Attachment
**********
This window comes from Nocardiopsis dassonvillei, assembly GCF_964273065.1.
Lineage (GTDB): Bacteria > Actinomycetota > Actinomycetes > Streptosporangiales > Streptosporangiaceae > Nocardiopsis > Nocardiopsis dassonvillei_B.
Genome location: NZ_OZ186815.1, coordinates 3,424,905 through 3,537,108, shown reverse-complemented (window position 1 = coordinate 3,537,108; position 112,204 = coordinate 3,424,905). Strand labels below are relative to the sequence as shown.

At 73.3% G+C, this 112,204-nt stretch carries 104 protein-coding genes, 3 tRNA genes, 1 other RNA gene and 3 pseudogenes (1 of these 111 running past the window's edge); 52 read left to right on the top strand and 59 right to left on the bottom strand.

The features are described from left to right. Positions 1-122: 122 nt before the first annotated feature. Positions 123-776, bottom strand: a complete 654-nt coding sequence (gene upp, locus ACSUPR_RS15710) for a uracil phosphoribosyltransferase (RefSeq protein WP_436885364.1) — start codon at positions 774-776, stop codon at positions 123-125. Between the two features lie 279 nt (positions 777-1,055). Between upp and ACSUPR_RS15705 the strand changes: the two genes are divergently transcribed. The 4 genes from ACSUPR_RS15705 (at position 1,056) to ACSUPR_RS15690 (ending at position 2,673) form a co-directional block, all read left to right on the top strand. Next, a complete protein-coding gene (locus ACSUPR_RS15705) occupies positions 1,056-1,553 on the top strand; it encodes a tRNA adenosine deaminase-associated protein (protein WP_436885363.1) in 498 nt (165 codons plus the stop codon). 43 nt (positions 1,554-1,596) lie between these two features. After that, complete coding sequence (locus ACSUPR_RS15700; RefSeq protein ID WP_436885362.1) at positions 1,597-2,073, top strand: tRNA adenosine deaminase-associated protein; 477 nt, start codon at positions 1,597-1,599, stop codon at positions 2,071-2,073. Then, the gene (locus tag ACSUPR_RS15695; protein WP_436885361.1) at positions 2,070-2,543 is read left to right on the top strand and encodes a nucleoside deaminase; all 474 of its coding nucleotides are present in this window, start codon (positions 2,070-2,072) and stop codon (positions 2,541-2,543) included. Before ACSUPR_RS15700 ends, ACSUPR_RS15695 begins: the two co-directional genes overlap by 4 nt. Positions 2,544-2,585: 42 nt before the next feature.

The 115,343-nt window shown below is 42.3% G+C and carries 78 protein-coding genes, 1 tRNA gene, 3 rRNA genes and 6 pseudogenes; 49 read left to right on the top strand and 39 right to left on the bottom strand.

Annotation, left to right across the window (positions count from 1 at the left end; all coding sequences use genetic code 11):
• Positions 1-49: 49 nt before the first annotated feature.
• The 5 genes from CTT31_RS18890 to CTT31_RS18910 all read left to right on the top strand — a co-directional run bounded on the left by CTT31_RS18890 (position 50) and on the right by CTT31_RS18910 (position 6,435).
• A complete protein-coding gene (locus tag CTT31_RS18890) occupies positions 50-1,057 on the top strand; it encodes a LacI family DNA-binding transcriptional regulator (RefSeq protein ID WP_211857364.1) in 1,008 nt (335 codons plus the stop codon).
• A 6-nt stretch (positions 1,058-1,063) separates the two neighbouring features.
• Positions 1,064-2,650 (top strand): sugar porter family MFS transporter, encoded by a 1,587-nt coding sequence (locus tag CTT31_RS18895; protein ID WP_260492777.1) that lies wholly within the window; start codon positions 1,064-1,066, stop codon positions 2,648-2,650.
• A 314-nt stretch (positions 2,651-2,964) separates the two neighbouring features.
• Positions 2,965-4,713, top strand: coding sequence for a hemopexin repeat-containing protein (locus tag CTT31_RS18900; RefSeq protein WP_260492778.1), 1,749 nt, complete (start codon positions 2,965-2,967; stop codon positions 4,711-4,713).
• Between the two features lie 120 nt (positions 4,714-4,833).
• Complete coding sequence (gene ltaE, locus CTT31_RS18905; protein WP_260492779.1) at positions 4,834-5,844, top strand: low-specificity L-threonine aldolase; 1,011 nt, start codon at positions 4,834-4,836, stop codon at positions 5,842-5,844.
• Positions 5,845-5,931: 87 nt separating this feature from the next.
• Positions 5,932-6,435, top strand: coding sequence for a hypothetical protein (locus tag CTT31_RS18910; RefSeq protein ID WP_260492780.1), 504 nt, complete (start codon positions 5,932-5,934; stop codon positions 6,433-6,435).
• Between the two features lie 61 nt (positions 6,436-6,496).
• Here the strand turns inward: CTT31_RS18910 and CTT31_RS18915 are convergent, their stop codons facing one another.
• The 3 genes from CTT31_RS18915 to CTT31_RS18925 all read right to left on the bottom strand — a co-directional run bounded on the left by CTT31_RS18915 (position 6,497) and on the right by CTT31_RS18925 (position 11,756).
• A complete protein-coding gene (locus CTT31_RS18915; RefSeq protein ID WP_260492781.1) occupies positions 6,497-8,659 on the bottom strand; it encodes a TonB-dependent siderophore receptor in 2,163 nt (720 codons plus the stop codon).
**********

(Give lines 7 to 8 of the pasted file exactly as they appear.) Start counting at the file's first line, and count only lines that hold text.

Annotation, left to right across the window (positions count from 1 at the left end; all coding sequences use genetic code 11):
• Positions 1-49: 49 nt before the first annotated feature.